And this happened with Steam Guard on? If you answer that with yes, I'd call the police. There is no way a "random" hacker gets through 2FA on steam if your account security is hardened (ie, dev steam doesn't link to [email protected] for example, since a site email, stuff like the login code, can be very easily hax0red with a bit of social engineering if more people have access to the same mail account, obviously)
We are aware of how the attack played out, and have taken steps to prevent it from happening again. Valve was extremely helpful in this, and has provided us with the relevant logs.
Essentially, there was _very_ good social engineering done that resulted in the compromise. However, Valve is aware of the method of the attack and has taken steps to prevent another attack like this from occurring with us, and almost certainly with other people as well.
As for the other concern, no the accounts for Steam are not shared, and we practice giving people the bare minimum permissions that they need.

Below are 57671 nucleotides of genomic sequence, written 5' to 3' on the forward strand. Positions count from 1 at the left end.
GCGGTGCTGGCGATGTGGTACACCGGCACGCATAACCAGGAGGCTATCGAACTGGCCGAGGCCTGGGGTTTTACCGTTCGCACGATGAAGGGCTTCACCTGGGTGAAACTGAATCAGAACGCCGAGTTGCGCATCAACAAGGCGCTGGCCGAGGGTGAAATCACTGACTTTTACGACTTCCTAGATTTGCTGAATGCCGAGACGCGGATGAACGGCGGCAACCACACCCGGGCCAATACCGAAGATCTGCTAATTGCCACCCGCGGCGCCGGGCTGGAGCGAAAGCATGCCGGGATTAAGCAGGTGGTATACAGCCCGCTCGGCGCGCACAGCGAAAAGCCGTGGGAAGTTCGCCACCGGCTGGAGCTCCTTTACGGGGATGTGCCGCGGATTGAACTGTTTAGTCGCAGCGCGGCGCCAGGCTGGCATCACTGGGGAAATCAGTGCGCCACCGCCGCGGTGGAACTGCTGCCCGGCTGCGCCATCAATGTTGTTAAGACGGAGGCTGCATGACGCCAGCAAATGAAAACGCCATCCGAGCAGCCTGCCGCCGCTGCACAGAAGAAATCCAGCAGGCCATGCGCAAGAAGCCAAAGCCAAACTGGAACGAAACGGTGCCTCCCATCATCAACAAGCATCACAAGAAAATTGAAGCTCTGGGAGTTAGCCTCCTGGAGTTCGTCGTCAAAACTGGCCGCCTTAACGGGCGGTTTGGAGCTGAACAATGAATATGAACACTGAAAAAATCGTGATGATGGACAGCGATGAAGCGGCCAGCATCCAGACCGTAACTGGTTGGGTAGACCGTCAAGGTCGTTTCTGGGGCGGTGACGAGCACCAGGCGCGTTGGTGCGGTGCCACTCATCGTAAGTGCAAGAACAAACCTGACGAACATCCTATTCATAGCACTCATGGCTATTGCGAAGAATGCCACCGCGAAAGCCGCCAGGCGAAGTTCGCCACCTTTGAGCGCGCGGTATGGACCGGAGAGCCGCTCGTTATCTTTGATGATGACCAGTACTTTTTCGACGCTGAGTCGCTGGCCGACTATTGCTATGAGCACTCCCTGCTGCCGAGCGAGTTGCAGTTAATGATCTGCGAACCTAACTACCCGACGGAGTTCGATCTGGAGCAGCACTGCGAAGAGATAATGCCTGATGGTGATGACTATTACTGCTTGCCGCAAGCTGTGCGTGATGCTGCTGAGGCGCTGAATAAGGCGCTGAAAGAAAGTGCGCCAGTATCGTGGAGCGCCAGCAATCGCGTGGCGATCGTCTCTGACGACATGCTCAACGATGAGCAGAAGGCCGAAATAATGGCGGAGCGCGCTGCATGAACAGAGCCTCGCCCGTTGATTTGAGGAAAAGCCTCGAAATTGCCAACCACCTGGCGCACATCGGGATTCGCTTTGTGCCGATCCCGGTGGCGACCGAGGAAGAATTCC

Am I right to assume this was the goal of the initial social engineering attack?
Yes, we believe that compromising the Steam account was the goal for the attack. Despite this, the attacker was unable to execute the final stages of his plan, and was unable to do anything with the Steam account.
I think this is continuation of the front site deface hax from a few months ago, attackers will often probe 1 target where they had success as deeply as possible because it indicates lacking (or totally absent) security rules and awareness.
We do believe that is the case. I have since gone in and fixed any flaws that we could find. If anyone knows of additional flaws, please send me a PM/email so they can be patched. You can also make a Mantis issue regarding it, but depending on the severity of the flaw that might end up being hidden from public view to prevent anyone from getting any ideas.
Of course, maybe the attackers should not target tech geeks huh. Should be very easy to trace down who tried to access your steam account. There is a login log somewhere in the depths of client settings in the steam client.
Yep, I pulled _all_ of our logs and combed through them looking for any access to Chris' accounts or another Staff Member's accounts. We also got the IP that the attacker used to log in with from Steam.
To conclude, we have done extensive investigating and determined the IP that was used to access each service, when they accessed them, and how they got access.